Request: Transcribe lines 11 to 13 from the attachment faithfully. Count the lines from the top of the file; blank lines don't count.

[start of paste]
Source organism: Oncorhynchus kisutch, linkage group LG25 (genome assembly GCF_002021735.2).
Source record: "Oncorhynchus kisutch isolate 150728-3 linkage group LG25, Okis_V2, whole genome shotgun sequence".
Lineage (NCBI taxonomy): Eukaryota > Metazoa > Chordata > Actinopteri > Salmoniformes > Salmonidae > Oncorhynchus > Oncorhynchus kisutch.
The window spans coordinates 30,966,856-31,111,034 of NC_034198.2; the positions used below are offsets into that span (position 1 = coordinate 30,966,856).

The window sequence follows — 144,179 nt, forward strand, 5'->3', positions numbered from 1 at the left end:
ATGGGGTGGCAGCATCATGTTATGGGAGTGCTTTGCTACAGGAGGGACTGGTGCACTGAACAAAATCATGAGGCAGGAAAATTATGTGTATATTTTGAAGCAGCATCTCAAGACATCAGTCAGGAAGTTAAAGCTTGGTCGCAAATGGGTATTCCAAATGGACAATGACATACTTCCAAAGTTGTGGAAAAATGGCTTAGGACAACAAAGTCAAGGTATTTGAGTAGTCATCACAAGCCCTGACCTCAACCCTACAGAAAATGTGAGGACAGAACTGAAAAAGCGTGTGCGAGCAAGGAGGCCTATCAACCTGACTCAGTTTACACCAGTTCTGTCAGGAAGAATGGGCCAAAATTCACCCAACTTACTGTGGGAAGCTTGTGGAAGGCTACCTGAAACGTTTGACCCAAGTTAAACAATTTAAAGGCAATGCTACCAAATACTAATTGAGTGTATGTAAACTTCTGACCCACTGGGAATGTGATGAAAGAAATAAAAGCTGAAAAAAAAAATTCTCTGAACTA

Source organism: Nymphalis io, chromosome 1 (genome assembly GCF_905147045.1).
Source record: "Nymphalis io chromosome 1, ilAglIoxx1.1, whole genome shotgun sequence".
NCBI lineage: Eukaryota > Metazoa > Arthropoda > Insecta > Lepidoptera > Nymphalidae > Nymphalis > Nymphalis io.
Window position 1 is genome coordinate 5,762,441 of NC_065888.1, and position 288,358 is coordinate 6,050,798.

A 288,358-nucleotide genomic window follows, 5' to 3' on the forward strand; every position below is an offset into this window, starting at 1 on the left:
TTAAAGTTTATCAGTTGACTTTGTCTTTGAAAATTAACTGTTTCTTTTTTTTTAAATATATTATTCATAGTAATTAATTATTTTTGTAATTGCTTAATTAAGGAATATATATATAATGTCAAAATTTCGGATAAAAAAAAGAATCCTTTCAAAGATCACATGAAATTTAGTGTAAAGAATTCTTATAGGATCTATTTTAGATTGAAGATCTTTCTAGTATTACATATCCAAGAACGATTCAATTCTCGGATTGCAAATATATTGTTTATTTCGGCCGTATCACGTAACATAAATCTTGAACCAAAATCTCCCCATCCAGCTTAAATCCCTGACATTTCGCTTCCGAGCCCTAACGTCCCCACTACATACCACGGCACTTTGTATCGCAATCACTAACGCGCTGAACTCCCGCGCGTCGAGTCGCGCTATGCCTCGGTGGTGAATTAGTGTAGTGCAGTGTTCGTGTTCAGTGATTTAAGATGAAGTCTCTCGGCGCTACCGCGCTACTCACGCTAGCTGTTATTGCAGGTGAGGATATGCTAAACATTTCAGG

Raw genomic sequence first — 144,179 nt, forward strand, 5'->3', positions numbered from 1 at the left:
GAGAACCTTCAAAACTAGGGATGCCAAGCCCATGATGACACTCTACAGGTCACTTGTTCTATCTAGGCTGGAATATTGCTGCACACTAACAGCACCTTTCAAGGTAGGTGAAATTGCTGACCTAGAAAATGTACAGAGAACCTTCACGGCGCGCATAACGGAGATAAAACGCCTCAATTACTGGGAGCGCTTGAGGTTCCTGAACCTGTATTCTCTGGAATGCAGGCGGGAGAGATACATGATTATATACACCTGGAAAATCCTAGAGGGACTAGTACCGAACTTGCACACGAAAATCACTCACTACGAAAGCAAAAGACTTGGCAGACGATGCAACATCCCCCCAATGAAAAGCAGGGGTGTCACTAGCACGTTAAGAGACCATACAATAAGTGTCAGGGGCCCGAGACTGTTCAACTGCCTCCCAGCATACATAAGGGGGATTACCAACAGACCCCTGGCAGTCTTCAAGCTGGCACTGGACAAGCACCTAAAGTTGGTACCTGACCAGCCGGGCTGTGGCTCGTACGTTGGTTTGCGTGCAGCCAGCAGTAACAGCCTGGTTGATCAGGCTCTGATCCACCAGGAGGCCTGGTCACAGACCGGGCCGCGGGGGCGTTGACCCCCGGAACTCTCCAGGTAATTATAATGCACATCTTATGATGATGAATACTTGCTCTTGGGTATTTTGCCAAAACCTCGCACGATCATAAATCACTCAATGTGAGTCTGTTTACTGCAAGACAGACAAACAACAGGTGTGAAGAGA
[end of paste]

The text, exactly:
A 288,358-nucleotide genomic window follows, 5' to 3' on the forward strand; every position below is an offset into this window, starting at 1 on the left:
TTAAAGTTTATCAGTTGACTTTGTCTTTGAAAATTAACTGTTTCTTTTTTTTTAAATATATTATTCATAGTAATTAATTATTTTTGTAATTGCTTAATTAAGGAATATATATATAATGTCAAAATTTCGGATAAAAAAAAGAATCCTTTCAAAGATCACATGAAATTTAGTGTAAAGAATTCTTATAGGATCTATTTTAGATTGAAGATCTTTCTAGTATTACATATCCAAGAACGATTCAATTCTCGGATTGCAAATATATTGTTTATTTCGGCCGTATCACGTAACATAAATCTTGAACCAAAATCTCCCCATCCAGCTTAAATCCCTGACATTTCGCTTCCGAGCCCTAACGTCCCCACTACATACCACGGCACTTTGTATCGCAATCACTAACGCGCTGAACTCCCGCGCGTCGAGTCGCGCTATGCCTCGGTGGTGAATTAGTGTAGTGCAGTGTTCGTGTTCAGTGATTTAAGATGAAGTCTCTCGGCGCTACCGCGCTACTCACGCTAGCTGTTATTGCAGGTGAGGATATGCTAAACATTTCAGG

Raw genomic sequence first — 144,179 nt, forward strand, 5'->3', positions numbered from 1 at the left: